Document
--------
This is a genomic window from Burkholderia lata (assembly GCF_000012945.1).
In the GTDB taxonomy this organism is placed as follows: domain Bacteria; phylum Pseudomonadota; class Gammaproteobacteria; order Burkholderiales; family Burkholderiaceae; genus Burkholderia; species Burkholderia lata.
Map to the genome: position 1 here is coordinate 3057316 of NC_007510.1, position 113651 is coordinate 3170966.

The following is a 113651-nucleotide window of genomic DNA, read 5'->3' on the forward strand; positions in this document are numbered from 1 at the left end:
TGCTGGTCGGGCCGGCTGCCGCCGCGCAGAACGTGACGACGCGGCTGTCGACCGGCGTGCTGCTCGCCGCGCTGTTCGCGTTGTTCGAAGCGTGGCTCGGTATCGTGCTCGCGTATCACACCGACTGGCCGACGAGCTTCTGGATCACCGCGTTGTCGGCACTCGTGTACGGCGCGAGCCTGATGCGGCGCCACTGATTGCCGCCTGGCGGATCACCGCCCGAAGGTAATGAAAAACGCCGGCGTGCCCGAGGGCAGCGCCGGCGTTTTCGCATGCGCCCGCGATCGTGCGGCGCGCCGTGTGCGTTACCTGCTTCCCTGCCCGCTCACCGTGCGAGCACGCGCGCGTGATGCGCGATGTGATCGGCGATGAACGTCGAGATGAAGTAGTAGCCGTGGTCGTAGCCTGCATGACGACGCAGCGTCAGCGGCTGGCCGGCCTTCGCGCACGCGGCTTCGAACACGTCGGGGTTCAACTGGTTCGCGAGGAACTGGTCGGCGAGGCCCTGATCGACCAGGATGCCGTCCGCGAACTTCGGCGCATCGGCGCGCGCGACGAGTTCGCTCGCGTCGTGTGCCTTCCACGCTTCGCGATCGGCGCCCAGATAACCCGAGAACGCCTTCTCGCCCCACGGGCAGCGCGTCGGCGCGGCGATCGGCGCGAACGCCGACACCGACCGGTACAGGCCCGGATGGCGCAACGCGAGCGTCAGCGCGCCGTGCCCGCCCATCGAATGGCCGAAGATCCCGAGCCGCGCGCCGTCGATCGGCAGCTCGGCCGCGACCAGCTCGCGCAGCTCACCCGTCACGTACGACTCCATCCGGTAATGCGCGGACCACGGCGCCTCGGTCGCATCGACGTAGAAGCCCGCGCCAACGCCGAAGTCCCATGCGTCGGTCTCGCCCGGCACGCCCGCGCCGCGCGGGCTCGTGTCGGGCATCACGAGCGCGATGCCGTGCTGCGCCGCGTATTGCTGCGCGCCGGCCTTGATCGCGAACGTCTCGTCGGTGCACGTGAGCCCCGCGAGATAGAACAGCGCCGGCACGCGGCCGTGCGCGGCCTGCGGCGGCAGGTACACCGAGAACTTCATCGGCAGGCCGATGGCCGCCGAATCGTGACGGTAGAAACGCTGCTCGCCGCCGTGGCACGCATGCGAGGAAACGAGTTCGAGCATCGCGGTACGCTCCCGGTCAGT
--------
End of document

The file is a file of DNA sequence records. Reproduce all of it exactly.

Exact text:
This is a genomic window from Burkholderia lata (assembly GCF_000012945.1).
In the GTDB taxonomy this organism is placed as follows: domain Bacteria; phylum Pseudomonadota; class Gammaproteobacteria; order Burkholderiales; family Burkholderiaceae; genus Burkholderia; species Burkholderia lata.
Map to the genome: position 1 here is coordinate 3057316 of NC_007510.1, position 113651 is coordinate 3170966.

The following is a 113651-nucleotide window of genomic DNA, read 5'->3' on the forward strand; positions in this document are numbered from 1 at the left end:
TGCTGGTCGGGCCGGCTGCCGCCGCGCAGAACGTGACGACGCGGCTGTCGACCGGCGTGCTGCTCGCCGCGCTGTTCGCGTTGTTCGAAGCGTGGCTCGGTATCGTGCTCGCGTATCACACCGACTGGCCGACGAGCTTCTGGATCACCGCGTTGTCGGCACTCGTGTACGGCGCGAGCCTGATGCGGCGCCACTGATTGCCGCCTGGCGGATCACCGCCCGAAGGTAATGAAAAACGCCGGCGTGCCCGAGGGCAGCGCCGGCGTTTTCGCATGCGCCCGCGATCGTGCGGCGCGCCGTGTGCGTTACCTGCTTCCCTGCCCGCTCACCGTGCGAGCACGCGCGCGTGATGCGCGATGTGATCGGCGATGAACGTCGAGATGAAGTAGTAGCCGTGGTCGTAGCCTGCATGACGACGCAGCGTCAGCGGCTGGCCGGCCTTCGCGCACGCGGCTTCGAACACGTCGGGGTTCAACTGGTTCGCGAGGAACTGGTCGGCGAGGCCCTGATCGACCAGGATGCCGTCCGCGAACTTCGGCGCATCGGCGCGCGCGACGAGTTCGCTCGCGTCGTGTGCCTTCCACGCTTCGCGATCGGCGCCCAGATAACCCGAGAACGCCTTCTCGCCCCACGGGCAGCGCGTCGGCGCGGCGATCGGCGCGAACGCCGACACCGACCGGTACAGGCCCGGATGGCGCAACGCGAGCGTCAGCGCGCCGTGCCCGCCCATCGAATGGCCGAAGATCCCGAGCCGCGCGCCGTCGATCGGCAGCTCGGCCGCGACCAGCTCGCGCAGCTCACCCGTCACGTACGACTCCATCCGGTAATGCGCGGACCACGGCGCCTCGGTCGCATCGACGTAGAAGCCCGCGCCAACGCCGAAGTCCCATGCGTCGGTCTCGCCCGGCACGCCCGCGCCGCGCGGGCTCGTGTCGGGCATCACGAGCGCGATGCCGTGCTGCGCCGCGTATTGCTGCGCGCCGGCCTTGATCGCGAACGTCTCGTCGGTGCACGTGAGCCCCGCGAGATAGAACAGCGCCGGCACGCGGCCGTGCGCGGCCTGCGGCGGCAGGTACACCGAGAACTTCATCGGCAGGCCGATGGCCGCCGAATCGTGACGGTAGAAACGCTGCTCGCCGCCGTGGCACGCATGCGAGGAAACGAGTTCGAGCATCGCGGTACGCTCCCGGTCAGT